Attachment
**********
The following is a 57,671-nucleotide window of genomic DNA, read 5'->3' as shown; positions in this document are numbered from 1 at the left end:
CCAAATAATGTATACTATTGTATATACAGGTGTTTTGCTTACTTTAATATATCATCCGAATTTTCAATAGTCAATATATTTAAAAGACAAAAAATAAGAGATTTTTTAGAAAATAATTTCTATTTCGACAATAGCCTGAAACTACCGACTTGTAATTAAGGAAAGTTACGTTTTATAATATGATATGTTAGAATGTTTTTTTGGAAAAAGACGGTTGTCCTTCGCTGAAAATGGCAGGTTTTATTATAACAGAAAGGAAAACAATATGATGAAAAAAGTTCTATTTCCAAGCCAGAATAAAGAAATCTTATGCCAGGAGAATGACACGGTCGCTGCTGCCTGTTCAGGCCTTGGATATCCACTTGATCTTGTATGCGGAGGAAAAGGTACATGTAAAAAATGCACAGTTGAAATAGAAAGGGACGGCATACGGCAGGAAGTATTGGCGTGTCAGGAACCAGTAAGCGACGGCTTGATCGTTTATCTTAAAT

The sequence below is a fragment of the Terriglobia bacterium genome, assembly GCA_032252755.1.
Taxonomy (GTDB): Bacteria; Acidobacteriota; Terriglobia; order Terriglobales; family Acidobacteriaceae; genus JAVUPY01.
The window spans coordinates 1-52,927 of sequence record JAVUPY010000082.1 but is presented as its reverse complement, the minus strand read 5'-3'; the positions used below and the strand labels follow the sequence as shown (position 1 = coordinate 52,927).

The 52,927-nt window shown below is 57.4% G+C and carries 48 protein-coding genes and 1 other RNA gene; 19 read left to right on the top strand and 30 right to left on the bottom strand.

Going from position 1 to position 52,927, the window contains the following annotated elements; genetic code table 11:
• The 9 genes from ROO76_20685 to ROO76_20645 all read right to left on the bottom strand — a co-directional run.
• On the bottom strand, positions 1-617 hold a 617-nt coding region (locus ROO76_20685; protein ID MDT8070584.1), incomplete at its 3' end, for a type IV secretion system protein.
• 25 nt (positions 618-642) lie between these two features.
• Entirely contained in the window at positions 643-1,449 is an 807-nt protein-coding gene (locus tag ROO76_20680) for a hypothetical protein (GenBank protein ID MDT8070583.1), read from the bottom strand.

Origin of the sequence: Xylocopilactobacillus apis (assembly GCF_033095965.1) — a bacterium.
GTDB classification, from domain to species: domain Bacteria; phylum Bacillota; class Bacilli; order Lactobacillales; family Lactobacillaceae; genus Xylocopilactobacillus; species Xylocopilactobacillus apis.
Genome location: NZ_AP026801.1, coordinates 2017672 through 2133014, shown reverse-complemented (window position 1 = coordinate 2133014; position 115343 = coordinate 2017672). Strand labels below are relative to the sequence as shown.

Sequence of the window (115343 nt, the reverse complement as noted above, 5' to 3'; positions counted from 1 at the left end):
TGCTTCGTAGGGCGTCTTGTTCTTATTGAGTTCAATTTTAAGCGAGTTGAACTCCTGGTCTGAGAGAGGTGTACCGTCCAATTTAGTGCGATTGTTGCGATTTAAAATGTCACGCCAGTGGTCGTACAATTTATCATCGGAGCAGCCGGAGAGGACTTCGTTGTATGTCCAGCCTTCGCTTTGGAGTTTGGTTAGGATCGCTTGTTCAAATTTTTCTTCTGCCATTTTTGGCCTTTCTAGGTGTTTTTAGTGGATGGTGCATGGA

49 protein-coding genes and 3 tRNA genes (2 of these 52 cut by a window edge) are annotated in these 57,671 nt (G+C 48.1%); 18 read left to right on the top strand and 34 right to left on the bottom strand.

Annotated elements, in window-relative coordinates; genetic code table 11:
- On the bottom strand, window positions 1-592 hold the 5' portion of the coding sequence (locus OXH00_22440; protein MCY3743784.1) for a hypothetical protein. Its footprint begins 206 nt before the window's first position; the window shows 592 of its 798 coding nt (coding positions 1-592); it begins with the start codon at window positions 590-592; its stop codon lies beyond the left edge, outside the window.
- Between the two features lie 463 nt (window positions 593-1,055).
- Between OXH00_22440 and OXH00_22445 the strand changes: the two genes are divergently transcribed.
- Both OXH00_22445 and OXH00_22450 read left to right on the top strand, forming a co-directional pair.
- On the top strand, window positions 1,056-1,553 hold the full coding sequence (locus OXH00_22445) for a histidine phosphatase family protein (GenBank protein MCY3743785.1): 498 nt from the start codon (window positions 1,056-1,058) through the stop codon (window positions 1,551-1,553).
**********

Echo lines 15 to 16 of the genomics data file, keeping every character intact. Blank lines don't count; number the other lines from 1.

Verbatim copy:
Sequence of the window (115343 nt, the reverse complement as noted above, 5' to 3'; positions counted from 1 at the left end):
TGCTTCGTAGGGCGTCTTGTTCTTATTGAGTTCAATTTTAAGCGAGTTGAACTCCTGGTCTGAGAGAGGTGTACCGTCCAATTTAGTGCGATTGTTGCGATTTAAAATGTCACGCCAGTGGTCGTACAATTTATCATCGGAGCAGCCGGAGAGGACTTCGTTGTATGTCCAGCCTTCGCTTTGGAGTTTGGTTAGGATCGCTTGTTCAAATTTTTCTTCTGCCATTTTTGGCCTTTCTAGGTGTTTTTAGTGGATGGTGCATGGA